By KATRINA CREER
Interest-free 10-year loans have been welcomed to fast-track the removal of high-risk combustible cladding from apartment buildings across NSW.
Owners Corporations will be able to apply for financial assistance from next month as part of the State Government’s Project Remediate, which was given the go-ahead last week.
REINSW Strata Chapter Committee member Reena Van Aalst said the scheme will help impacted owners at a time when many are already struggling to overcome the fallout from the COVID-19 pandemic.
“Offering interest free loans is a very big plus - given that strata loans typically attract interest rates of at least eight percent or even higher,” she said.
“When people borrow money it is against an asset, but when a strata group is borrowing, it is an unsecured loan because the bank can’t take the common property and usually it has a maximum term of up to five years.”
NSW Minister for Better Regulations Kevin Anderson said the Government expects cladding to be removed from apartment buildings by 2023. An estimated 225 properties have been identified as having the high-risk cladding. A list of the affected buildings has not been released to the public.
“In order to make it as easy as possible for Owners Corporations to take advantage of this program and get this work started, we have invested up to $139 million to set up a project assurance service that will be coordinated through the Office of the NSW Building Commissioner,” Mr Anderson said.
“We will also help take pressure off Owners Corporations by appointing a managing contractor to oversee each individual project from design to final completion, to help get buildings remediated quickly and to the highest standards.”
Tendering will commence shortly for the financial partners to facilitate the loans and a managing contractor.
A spokesperson for the NSW Department of Customer Service said eligibility of individual buildings will be considered once applications have opened in March.
Sarah Smith, a licensed strata manager from Strata Central, said uncertainty about who can apply for financial assistance has made it difficult for body corporates to plan for repair work.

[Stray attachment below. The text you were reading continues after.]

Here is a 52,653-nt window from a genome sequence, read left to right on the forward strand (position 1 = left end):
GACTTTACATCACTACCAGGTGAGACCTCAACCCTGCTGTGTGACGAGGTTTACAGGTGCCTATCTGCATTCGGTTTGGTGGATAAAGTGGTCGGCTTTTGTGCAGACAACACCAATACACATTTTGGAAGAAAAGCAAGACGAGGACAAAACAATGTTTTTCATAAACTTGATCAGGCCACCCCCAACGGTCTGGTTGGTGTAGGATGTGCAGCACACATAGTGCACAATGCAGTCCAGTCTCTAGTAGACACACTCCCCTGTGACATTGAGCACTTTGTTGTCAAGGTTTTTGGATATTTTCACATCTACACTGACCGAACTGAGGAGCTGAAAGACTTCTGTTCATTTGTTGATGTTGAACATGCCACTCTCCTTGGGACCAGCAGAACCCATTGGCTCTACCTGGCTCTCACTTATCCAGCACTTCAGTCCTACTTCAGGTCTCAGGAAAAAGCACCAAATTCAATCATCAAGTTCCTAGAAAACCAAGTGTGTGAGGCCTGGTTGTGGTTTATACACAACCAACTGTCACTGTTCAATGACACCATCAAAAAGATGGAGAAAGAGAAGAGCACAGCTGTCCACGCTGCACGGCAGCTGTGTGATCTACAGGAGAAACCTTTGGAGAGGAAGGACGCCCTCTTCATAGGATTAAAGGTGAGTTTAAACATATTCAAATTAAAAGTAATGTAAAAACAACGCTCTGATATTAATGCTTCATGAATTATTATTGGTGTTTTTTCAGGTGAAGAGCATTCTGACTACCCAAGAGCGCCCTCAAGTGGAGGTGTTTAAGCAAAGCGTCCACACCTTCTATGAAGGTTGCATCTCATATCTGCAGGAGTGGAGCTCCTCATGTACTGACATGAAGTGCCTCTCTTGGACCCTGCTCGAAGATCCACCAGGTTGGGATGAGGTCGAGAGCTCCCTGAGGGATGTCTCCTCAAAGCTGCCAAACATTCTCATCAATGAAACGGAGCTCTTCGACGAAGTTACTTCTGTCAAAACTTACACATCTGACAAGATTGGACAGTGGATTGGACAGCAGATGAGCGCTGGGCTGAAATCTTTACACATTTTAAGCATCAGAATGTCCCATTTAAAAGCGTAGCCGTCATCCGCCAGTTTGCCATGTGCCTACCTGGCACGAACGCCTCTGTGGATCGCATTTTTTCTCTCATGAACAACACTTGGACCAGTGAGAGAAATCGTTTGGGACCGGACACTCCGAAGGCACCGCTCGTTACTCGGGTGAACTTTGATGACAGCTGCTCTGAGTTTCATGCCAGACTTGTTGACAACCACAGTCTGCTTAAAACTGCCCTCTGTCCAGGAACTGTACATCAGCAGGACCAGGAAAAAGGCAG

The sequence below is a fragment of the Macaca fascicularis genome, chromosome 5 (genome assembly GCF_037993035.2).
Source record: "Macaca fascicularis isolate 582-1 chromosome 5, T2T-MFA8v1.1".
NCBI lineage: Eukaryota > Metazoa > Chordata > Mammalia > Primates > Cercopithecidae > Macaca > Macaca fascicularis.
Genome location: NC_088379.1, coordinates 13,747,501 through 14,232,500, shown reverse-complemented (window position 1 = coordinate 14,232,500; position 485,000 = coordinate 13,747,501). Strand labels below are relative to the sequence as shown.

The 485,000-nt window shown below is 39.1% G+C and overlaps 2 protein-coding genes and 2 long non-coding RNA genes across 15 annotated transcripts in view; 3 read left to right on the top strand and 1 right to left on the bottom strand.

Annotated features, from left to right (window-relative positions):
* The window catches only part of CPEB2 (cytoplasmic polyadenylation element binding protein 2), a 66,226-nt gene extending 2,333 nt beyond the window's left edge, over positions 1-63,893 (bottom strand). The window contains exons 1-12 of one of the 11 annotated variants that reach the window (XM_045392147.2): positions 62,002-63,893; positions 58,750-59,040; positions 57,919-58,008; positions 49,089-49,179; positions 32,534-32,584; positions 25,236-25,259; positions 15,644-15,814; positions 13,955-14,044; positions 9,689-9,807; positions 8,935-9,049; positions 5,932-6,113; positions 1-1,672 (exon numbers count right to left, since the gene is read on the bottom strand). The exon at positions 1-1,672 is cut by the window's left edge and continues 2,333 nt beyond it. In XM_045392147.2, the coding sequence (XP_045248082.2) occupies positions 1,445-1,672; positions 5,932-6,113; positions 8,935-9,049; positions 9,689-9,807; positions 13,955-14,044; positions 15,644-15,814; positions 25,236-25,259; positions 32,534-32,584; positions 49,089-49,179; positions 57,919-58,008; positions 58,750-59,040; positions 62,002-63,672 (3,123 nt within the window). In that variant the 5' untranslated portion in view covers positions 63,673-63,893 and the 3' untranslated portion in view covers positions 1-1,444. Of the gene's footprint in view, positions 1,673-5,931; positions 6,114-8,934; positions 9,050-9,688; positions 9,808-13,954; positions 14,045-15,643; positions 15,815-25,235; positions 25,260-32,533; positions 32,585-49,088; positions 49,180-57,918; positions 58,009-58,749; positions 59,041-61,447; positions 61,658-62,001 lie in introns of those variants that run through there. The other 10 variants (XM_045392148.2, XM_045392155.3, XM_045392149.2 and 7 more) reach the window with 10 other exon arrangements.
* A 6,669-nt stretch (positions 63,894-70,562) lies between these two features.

She is currently working on an apartment complex in Sydney’s Inner West that has been given a Council order to remove combustible cladding.
They do not yet know if they will be successful accessing the interest free loan scheme as only a small part of the building is affected. Preliminary costing for repairs is estimated to be around $1 million which would be shared between the 36 apartments.
“We have a timeframe which we have to comply with, but we can’t get all the information that we need so it is proving quite difficult,” Ms Smith said.
“Only around five percent of our building façade is this combustible cladding, but we do not know yet if we are deemed high-risk.”
Project Remediate was announced in the 2020-2021 State Budget and follows the horrific fire at London’s Grenfell Tower, which killed 72 people in June 2017.
The tragedy highlighted the risk of combustible cladding on the exterior of apartment buildings.
The NSW Cladding Taskforce was established to identify properties with high-risk materials. They audited 185,000 building records with more than 4,100 inspections carried out.
According to the State Government, a list of suitable products to replace the cladding is expected to be announced in March/April.
Project Remediate will also boost the State’s economic recovery from the COVID-19 pandemic, supporting up to 3,500 jobs in the residential apartment construction sector.
Find out more information about building eligibility for Project Remediate.